NATO’s continued ability to deliver urgently needed non-lethal practical assistance to Ukraine through the Comprehensive Assistance Package remains critical. This has been strengthened after Vilnius, when Allies agreed to develop the CAP into a multi-year agreement. Allies must adhere to these terms to ensure the rebuilding of Ukraine’s defense sector and to propel the country towards full interoperability with NATO.

Now, there is now a significant Nordic grouping in NATO, which will become more powerful still with Sweden’s accession. Make no mistake, Finland and Sweden’s decisions to join the Alliance have fundamentally changed the geopolitical map of Europe, giving NATO an edge in the Baltic Sea and the Arctic, and strengthening total European security for years to come.

The message to Russia and other would-be aggressors is clear: Europe is more united than ever in rejecting attempts to change borders by force. Might does not make right. What we see in Russia’s invasion of Ukraine is Putin’s clear goal to rewrite the post-Soviet era and reassert Russia’s position as a European and global hegemon. Russia’s war on Ukraine has therefore rightfully been a focal point of international attention, but it is not the only threat with far-reaching implications for our global security environment.

A surge of authoritarianism poses an enormous threat to our shared ideals of peace and the right to democratic self-governance. The Chinese Communist Party seeks domination through intimidation of its neighbors, pursues illicit methods to advantage their economy, obstructs multilateral organizations, and disregards critical issues of transnational importance.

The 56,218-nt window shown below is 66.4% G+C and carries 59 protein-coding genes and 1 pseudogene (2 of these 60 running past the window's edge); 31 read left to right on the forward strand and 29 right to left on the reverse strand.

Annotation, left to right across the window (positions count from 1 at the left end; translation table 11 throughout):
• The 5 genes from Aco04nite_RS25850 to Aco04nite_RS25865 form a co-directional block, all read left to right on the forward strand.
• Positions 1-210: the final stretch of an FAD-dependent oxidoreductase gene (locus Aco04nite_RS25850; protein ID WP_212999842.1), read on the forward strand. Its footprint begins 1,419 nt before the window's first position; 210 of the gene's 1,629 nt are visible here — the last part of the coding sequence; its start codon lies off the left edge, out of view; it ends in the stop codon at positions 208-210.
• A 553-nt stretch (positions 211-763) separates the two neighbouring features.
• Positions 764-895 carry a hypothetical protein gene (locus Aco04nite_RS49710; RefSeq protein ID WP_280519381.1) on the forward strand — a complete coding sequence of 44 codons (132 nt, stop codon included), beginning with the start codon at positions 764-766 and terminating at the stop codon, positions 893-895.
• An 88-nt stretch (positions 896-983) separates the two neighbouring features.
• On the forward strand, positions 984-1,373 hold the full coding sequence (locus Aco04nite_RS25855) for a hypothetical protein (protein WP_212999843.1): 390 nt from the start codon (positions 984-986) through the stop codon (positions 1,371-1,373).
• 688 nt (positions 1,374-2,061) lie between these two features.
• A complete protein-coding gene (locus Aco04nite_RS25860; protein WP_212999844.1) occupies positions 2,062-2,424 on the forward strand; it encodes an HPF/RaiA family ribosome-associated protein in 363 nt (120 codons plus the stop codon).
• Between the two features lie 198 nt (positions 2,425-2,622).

The Middle East and Africa remain areas of strategic interest and of deep-seated challenges.
While we no longer see the fight against terrorism headlining our news channels, terrorism in all its forms and origins remain a challenge. Their aim is unchanged: to undo the progress our societies have made toward tolerance and democracy.

The threat of nuclear proliferation is reaching new magnitudes. Iran has increased its level of uranium enrichment to near-weapons-grade levels. North Korea has conducted record numbers of demonstrative missile launches. China is building its atomic arsenal through a new reactor just 135 miles from Taiwan. Russia has suspended its participation in the last major nuclear arms control treaty with the United States. This new global nuclear order demands strategic leadership and appreciable international cooperation and information sharing.

A broad range of modern threats challenge our traditional notions of security. Cyber-attacks and AI driven disruptions have the potential to destabilize the critical infrastructure of multilateral institutions and of entire nations. The integration of AI into military contexts adds a layer of complexity to the nature of national defense and of warfare, and it raises questions about the regulation and control of autonomous systems in a new era of rapidly advancing technology.

Disinformation campaigns – aimed to manipulate public opinion and to exploit disagreements that exist in every democratic society – are increasingly prevalent. Combatting disinformation necessitates increased cyber and media literacy, and it hinges upon international cooperation to be able to identify and counteract threats proactively.

Climate change challenges transcend borders, having an underappreciated affect on global security. You know well the impact that we are seeing with extreme heat waves, destructive wildfires, and flooding in much of the world. Conflict over life-giving resources will rear its head further in coming years – with deadly consequences.